Wipeout HD – Frustratingly beautiful

October 7, 2008 § Leave a comment

Wipeout HD is fast. It’s fast, and it’s colourful. In fact it’s so fast and colourful that the game warns you to take breaks every fifteen minutes to avoid epileptic seizures. That’s fast.

Those present at the beginning of the Playstation saga will remember the original Wipeout as the first game to be released on the system outside of Japan. Since then the series has gone from strength to strength (aside from a blip in the PS2 years) to emerge on the PSN as Wipeout HD, taking the best tracks and ships from Pure and Pulse – the two PSP titles – as well as shoving the graphics headfirst into the current generation. Fans of the PSP games therefore, will find little new in the series’ current-gen debut, but the ability to play on a big screen with a proper controller may be enough reason for some.

The gameplay from previous Wipeout’s has remained largely unchanged. You take control of a ship and can compete in several gameplay modes such as races, time trials and a zones, the latter placing you on a race course with an ever-increasing speed, tasked with simply staying alive. Speed pads and weapons can be found at regular intervals on the track, the former essential for staying ahead of the pack, and the latter providing you with some firepower should you fall behind. All the weapons present in the game are very well balanced, with no one weapon that will give you any significant advantage. Your craft is also equipped with air brakes which differ from standard brakes in that they slow down only one side of your ship. These are extremely important at higher levels, when you’re forced round tracks at breakneck speeds. The combination of the above gameplay elements amounts to an extremely tactful game, where a knowledge of the speed and handling of your craft, the twists and turns in the track, and the locations of speed pads and weapon pickups, are essential to succeed in the main career mode, and to avoid becoming a smouldering pile of wreckage at the side of the track.

The sole addition to this game from the PSP version is motion control support thanks to the PS3 hardware. Although it defaults to off, a quick trip into the options menu will reward you with the best implementation of Sixaxis controls yet, which although difficult to get to grips with at first, soon establish themselves as a real alternative. Playing with them enabled allows you much greater control over your turning angle, and serves to smooth your racing line, and make you look better in the process. These controls aren’t for everyone, but there’s a trophy available for completing a race using them, so it’s worth a try.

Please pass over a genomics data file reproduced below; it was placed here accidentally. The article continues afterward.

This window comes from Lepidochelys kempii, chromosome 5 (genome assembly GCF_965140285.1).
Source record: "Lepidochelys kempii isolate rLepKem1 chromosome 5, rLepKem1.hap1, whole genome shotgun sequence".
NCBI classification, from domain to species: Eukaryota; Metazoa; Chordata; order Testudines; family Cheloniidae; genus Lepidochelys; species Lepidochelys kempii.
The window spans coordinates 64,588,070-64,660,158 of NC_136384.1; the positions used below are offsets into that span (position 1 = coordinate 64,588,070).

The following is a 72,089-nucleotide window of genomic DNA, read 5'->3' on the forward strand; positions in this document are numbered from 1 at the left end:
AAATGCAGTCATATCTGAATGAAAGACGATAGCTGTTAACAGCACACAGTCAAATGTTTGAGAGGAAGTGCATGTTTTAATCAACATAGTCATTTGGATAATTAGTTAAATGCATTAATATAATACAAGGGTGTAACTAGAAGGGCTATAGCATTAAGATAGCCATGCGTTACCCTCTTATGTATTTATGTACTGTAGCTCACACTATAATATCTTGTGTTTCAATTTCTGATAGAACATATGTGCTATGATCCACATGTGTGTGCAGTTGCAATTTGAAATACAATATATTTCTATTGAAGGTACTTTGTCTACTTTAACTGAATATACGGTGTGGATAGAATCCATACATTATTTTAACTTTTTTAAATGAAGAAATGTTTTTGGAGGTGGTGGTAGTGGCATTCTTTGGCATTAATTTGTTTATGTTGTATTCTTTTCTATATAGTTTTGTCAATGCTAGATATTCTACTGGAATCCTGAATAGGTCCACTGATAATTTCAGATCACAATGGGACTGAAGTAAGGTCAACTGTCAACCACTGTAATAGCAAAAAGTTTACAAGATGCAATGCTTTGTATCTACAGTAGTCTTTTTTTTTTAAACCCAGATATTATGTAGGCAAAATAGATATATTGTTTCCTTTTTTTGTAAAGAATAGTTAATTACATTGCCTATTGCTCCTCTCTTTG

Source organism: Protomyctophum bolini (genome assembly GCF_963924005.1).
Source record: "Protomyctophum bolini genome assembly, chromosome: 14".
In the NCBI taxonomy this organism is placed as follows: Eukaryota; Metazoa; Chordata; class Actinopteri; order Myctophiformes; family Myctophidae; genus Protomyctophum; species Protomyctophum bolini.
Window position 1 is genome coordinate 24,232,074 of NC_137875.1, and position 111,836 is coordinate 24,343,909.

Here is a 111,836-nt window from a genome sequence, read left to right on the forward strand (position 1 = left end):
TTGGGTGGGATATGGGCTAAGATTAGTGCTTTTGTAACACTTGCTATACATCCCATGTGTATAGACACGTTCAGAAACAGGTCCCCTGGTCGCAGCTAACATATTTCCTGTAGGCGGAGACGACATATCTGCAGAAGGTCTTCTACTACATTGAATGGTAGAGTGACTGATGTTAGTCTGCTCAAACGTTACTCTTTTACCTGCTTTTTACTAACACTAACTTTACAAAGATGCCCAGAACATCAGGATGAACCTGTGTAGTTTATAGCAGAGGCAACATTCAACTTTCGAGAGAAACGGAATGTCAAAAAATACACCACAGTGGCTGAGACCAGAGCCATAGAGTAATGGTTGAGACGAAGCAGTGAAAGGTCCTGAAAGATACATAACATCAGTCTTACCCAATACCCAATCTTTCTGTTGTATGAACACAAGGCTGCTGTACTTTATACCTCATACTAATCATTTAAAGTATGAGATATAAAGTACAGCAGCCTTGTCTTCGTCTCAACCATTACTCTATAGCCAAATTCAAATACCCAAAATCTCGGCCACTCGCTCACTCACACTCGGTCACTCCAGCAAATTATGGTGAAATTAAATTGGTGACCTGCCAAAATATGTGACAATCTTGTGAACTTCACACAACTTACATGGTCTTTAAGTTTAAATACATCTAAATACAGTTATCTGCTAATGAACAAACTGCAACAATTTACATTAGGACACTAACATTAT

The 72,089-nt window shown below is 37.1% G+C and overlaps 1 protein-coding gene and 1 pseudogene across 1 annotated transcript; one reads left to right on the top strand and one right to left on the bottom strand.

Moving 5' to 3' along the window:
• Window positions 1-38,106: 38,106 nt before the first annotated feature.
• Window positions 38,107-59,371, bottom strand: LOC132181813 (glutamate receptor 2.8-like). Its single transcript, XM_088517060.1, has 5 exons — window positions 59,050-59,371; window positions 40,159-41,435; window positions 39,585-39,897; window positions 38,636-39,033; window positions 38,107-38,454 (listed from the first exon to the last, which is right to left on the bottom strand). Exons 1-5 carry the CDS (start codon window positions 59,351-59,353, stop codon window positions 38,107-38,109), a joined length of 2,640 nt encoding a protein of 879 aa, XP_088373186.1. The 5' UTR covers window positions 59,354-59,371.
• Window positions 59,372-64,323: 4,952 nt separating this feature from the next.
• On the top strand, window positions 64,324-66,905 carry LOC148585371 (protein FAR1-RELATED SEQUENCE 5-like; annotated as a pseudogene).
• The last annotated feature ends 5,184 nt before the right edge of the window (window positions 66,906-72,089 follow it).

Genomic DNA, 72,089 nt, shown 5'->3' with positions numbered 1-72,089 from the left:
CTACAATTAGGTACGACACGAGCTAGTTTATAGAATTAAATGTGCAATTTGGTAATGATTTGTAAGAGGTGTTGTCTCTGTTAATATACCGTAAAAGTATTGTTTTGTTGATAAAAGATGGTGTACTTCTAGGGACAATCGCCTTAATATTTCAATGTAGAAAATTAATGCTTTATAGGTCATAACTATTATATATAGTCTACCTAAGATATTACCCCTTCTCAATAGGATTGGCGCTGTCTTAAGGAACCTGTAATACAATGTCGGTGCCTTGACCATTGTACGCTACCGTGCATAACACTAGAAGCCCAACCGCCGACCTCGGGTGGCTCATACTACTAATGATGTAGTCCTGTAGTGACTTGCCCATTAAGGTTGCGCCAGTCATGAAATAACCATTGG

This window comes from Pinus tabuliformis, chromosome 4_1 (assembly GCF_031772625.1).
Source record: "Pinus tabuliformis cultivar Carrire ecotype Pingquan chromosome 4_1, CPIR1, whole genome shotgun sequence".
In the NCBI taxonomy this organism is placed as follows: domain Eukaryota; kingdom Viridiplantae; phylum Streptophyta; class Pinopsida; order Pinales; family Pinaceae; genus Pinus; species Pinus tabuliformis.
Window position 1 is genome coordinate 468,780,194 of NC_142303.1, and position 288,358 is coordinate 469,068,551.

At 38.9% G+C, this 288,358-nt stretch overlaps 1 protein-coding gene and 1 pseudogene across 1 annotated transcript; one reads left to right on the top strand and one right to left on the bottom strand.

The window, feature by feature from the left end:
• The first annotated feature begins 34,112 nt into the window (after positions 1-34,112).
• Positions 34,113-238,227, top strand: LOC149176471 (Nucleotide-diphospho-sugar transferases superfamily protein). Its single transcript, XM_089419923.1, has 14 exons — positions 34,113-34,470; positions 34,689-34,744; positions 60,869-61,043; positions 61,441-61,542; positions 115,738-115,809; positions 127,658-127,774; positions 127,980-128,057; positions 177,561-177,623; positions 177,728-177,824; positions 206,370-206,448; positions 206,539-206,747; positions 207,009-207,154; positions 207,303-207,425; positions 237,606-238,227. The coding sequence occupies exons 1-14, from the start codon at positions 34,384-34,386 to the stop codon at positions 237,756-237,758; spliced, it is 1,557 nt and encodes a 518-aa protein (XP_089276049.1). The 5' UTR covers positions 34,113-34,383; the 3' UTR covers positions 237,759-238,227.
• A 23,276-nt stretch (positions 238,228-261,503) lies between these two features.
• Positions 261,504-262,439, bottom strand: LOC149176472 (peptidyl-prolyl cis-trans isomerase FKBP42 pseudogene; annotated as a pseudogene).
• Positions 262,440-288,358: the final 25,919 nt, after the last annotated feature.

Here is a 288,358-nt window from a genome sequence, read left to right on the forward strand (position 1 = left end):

On the subject of Trophies, Wipeout HD is one of the first major releases to support them with a full roster of awards, including the obvious ‘Get gold on everything,’ challenges as well as more specific requirements such as completing a barrel roll on a more or less flat track. Trophy integration is good, and there’s a wide variety in their requirements, so no one has an excuse not to get one or two.

Custom soundtracks come completely supported, with the ability to play any albums you have saved on you hard drive. More impressive still is the effects the game puts on songs as you race. Going over a big jump will cause a phase effect to be placed on the track, or through a tunnel an echo. Unfortunately you’re only able to play music from one album at a time, so those looking to randomise their entire music collection will be left disappointed. For those with no music at all on their hard drives typical techno tunes are provided for your listening pleasure, which although generic, fit well with the overall mood of the game.

Wipeout HD is a hardcore game, and newcomers to the series may at first be put off by the steep learning curve. Although the game provides you with an in-game manual, you really need to get stuck in to understand how everything works. The game also provides you the option to play with “Pilot Assist” which prevents you from killing your speed and destroying your ship by keeping you away from the sides of the track, allowing newcomers to slip in with relative ease.

Wipeout HD isn’t the perfect continuation of the series. It falls into the easy trap of giving fans exactly what they want, which essentially equates to more Wipeout. Whilst this may satisfy some, others may be frustrated with the lack of change from previous games. Aside from updated graphics there’s little reason for you to return if you played the PSP games, but if you’re completely new to the series, then Wipeout HD is a game that should at least be tried, even if initially it takes some getting used to.

NB: All images in this post were taken with the in-game camera


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